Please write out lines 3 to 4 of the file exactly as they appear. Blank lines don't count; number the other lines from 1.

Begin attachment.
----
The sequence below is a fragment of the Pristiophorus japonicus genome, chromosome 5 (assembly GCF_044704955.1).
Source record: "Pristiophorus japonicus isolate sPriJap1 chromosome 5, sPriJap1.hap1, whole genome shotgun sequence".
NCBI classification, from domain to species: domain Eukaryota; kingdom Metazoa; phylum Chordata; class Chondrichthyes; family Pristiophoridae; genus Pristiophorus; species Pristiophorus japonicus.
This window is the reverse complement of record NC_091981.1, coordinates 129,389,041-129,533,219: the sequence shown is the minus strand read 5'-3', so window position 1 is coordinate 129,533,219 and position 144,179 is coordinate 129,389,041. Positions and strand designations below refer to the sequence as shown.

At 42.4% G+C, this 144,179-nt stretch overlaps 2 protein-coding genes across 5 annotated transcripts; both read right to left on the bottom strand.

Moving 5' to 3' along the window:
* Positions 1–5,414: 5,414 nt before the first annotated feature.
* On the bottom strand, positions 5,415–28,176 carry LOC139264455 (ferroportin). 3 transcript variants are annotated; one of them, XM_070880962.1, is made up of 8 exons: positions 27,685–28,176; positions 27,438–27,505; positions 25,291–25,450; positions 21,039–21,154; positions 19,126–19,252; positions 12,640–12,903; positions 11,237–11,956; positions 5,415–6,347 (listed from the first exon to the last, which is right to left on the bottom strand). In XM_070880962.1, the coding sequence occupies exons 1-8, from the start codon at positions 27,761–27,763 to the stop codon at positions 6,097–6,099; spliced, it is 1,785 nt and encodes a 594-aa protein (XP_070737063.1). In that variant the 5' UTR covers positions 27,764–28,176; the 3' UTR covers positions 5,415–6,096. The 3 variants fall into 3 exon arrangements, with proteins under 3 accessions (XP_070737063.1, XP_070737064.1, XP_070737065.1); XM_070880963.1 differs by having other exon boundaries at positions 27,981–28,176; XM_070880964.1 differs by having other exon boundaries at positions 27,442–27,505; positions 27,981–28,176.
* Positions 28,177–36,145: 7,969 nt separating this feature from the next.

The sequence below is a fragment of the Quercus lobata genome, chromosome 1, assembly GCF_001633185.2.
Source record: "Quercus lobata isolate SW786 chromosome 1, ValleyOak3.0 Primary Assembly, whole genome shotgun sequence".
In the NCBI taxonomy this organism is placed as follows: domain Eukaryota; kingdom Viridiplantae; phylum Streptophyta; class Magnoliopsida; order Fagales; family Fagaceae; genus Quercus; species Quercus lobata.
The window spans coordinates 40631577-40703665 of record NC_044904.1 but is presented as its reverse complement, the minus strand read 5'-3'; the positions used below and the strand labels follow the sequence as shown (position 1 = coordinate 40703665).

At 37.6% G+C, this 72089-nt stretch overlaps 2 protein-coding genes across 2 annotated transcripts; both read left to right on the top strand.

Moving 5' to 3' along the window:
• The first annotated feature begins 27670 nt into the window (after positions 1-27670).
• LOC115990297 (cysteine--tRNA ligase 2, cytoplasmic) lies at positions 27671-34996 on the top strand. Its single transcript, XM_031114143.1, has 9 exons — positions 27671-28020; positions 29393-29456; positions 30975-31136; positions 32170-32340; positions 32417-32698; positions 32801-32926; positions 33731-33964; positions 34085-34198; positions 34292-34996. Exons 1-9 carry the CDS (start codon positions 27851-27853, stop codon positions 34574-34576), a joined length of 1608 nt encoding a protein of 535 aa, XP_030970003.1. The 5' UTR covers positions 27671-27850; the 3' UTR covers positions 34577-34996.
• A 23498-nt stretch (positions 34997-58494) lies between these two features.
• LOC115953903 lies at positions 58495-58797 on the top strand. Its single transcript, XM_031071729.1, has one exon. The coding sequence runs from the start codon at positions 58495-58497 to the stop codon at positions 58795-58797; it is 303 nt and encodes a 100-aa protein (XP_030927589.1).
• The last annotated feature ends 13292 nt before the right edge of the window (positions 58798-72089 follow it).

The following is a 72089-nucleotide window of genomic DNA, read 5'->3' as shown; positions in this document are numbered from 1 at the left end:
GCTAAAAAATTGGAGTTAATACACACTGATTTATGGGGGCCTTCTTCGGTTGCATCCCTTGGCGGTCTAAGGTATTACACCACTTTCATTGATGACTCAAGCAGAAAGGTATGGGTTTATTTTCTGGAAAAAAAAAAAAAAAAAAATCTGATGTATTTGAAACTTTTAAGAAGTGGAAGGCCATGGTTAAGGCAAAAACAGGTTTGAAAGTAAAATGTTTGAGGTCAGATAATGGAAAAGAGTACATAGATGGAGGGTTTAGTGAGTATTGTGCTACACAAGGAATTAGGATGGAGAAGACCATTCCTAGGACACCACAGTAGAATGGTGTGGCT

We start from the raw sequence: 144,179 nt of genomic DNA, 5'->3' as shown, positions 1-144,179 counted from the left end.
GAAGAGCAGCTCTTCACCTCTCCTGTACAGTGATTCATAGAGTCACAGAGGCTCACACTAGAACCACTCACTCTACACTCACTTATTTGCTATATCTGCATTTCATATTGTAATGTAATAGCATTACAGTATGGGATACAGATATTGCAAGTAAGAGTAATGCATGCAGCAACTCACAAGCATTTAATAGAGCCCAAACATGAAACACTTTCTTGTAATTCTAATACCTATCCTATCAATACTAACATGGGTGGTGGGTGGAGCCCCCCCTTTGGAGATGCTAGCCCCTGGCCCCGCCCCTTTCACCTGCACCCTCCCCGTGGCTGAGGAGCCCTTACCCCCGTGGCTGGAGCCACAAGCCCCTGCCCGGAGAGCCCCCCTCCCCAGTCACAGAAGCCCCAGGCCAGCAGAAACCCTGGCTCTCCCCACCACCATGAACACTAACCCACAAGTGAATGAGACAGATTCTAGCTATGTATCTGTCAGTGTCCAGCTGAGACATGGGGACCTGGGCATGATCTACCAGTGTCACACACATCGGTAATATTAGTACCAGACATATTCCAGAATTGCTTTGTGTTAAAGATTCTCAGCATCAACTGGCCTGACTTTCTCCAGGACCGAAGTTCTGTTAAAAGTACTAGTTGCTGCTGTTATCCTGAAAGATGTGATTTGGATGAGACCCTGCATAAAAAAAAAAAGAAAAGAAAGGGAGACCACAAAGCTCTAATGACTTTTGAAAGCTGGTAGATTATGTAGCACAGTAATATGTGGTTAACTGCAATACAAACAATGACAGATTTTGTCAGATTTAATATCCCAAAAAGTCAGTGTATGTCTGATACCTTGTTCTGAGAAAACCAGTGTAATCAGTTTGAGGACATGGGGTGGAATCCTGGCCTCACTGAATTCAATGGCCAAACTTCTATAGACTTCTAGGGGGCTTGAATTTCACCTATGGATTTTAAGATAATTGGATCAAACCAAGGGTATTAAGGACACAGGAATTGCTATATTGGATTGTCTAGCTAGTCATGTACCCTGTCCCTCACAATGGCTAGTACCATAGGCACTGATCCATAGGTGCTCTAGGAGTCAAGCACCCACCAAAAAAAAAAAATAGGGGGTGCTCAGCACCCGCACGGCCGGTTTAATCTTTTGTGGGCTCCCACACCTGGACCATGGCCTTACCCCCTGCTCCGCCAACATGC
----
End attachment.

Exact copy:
NCBI classification, from domain to species: domain Eukaryota; kingdom Metazoa; phylum Chordata; class Chondrichthyes; family Pristiophoridae; genus Pristiophorus; species Pristiophorus japonicus.
This window is the reverse complement of record NC_091981.1, coordinates 129,389,041-129,533,219: the sequence shown is the minus strand read 5'-3', so window position 1 is coordinate 129,533,219 and position 144,179 is coordinate 129,389,041. Positions and strand designations below refer to the sequence as shown.